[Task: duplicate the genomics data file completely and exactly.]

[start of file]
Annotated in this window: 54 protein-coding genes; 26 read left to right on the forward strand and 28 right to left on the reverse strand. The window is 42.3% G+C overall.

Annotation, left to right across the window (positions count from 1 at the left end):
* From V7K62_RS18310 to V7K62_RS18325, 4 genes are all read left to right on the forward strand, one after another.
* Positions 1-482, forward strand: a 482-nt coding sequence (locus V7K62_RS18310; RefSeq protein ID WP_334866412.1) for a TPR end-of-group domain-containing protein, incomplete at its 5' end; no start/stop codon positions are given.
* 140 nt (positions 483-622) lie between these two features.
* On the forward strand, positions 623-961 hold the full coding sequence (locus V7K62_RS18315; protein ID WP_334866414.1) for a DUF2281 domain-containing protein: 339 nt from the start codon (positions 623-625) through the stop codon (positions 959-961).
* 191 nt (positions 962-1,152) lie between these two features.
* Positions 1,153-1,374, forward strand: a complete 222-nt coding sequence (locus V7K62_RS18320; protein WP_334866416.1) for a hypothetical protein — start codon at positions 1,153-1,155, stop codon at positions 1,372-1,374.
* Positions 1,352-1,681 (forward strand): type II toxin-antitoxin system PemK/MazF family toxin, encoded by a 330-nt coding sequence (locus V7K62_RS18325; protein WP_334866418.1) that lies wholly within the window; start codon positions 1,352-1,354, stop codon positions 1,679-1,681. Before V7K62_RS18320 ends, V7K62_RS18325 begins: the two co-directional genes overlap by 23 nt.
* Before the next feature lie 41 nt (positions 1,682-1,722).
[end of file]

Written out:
Annotated in this window: 54 protein-coding genes; 26 read left to right on the forward strand and 28 right to left on the reverse strand. The window is 42.3% G+C overall.

Annotation, left to right across the window (positions count from 1 at the left end):
* From V7K62_RS18310 to V7K62_RS18325, 4 genes are all read left to right on the forward strand, one after another.
* Positions 1-482, forward strand: a 482-nt coding sequence (locus V7K62_RS18310; RefSeq protein ID WP_334866412.1) for a TPR end-of-group domain-containing protein, incomplete at its 5' end; no start/stop codon positions are given.
* 140 nt (positions 483-622) lie between these two features.
* On the forward strand, positions 623-961 hold the full coding sequence (locus V7K62_RS18315; protein ID WP_334866414.1) for a DUF2281 domain-containing protein: 339 nt from the start codon (positions 623-625) through the stop codon (positions 959-961).
* 191 nt (positions 962-1,152) lie between these two features.
* Positions 1,153-1,374, forward strand: a complete 222-nt coding sequence (locus V7K62_RS18320; protein WP_334866416.1) for a hypothetical protein — start codon at positions 1,153-1,155, stop codon at positions 1,372-1,374.
* Positions 1,352-1,681 (forward strand): type II toxin-antitoxin system PemK/MazF family toxin, encoded by a 330-nt coding sequence (locus V7K62_RS18325; protein WP_334866418.1) that lies wholly within the window; start codon positions 1,352-1,354, stop codon positions 1,679-1,681. Before V7K62_RS18320 ends, V7K62_RS18325 begins: the two co-directional genes overlap by 23 nt.
* Before the next feature lie 41 nt (positions 1,682-1,722).